One of my patients told me that, “most of the village doctors always prescribed us medicine verbally and they never give any written prescription. So every time when I need to buy medicine I had to visit this village doctor to get the medicine name because I don’t know the medicine name and don’t have the written prescription. But you [registered village doctors] are giving us written prescriptions so now I can buy medicine from any medicine shop even though I am away from this area. I think if we kept this written prescription we need not to visit you again so this will save our time and ensure accurate care. [sic] IDI_11

To summarize, the village doctors identified a range of ways in which they from the intervention benefitted, including increased status and prestige, new mechanisms to improve treatment (through SMS prescriptions and patient records), financial remuneration, increased medical skill, and improved diagnosis capability. The intervention was not, however, without problems.

Barriers to use

When village doctors used the call centre services they experienced some barriers which were related to charging consultation fees, facing technical problems, and trusting the unfamiliar doctors in the call centre.

Consultation fees

Some village doctors pointed out that their clients were not expecting to pay for consultations and, therefore, were not ready to pay. It was important for the community to be made aware of the importance of the enhanced services provided by the village doctors participating in the TRCL intervention. When people were not aware that the village doctors were linked with trained doctors and could not see the trained doctor in person, they were not willing to pay the consultation fee. As one village doctor said,

Usually people don’t pay our fees. They only pay for the medicine. Now when you ask 30 taka for consultation fees then they have doubt about this. They don’t know whom I was talking to so there is a chance of mistrust. [sic] IDI_6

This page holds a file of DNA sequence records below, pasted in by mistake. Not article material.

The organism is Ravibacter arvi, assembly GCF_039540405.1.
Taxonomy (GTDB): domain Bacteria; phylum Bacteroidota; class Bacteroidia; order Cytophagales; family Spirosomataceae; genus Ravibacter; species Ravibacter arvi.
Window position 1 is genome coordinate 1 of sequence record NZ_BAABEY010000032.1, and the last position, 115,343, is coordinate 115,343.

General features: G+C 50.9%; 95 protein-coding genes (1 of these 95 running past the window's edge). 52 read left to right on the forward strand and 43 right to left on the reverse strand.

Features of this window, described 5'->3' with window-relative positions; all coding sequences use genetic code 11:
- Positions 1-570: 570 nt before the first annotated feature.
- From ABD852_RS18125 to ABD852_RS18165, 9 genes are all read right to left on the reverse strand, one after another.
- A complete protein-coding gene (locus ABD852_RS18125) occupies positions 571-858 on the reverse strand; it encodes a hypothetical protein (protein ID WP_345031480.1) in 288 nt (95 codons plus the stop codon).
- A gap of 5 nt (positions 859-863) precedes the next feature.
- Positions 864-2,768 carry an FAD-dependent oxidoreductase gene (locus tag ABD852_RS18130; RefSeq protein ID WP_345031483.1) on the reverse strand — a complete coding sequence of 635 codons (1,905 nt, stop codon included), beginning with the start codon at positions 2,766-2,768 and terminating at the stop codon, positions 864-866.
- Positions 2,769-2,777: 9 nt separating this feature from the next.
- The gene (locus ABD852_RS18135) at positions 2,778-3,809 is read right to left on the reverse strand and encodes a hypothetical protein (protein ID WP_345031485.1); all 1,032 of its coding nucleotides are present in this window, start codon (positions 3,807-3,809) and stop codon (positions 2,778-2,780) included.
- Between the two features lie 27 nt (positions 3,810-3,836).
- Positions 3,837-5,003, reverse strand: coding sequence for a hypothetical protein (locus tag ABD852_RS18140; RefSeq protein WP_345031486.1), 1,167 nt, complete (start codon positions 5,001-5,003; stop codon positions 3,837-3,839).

Furthermore, among the clientele of the village doctors free consultation was considered an important benefit. To avail the TRCL intervention a client had to pay cash or the village doctors had to provide credit which was seen as a problem. As one village doctor said,

Sometimes I have to pay for my patient, so say if I have to pay taka 10 per patient, then for 10 people it will be 100 taka. Surely I will be broke if I go on paying like this. [sic] IDI-1

Technical problems

During the interviews every respondent mentioned having technical problems with the calls. They found that call drop, call waiting, difficulty navigating the automated system, and delay in receiving the SMS prescriptions made using the call centre difficult at times. Long waits to connect to the system or receive prescriptions increased waiting time for their clients and the village doctors found delays inconveniencing their clients unacceptable. As one village doctor said:

Sometimes when we call to the call centre’s doctor for consultation and can't connect with their phone, we try again and again. And then sometimes some patients become annoyed. And many times they didn’t want to wait. They wanted to visit another doctor [MBBS], they said why they would wait here? Better they can go to the Upazilla headquarters to see a ‘Boro’ (qualified) doctor. [sic] IDI_7

Five of 12 village doctors mentioned that they eventually stopped calling the call centre because of these technical problems. TRCL was notified of the technical problems, but the fixes were not necessarily timely; further, when the program did not generate adequate revenue TRCL stopped being responsive to the village doctors.

Unfamiliarity with referral physicians

All of the village doctors are local residents with strong community ties. Their relationship with the community is an important piece of capital for their business. By contrast, all the TRCL doctors were based in distal urban areas and were not familiar with the language and culture of the area. The disjunction with the TRCL doctors left the village doctors feeling constrained about communicating in their local dialect and not fully comfortable talking with the consulting doctors. Some village doctors mentioned difficulty in describing patients’ conditions in Bangla and the TRCL doctors found it difficult to understand the village doctors’ dialect. Two of the village doctors had problems speaking and understanding Bangla adequately. One village doctor mentioned,

(Some) people from this area only speak in local dialect. When they call to the call centre’s doctor, then (the doctor) does not understand the local language. This is a problem. [sic] IDI_10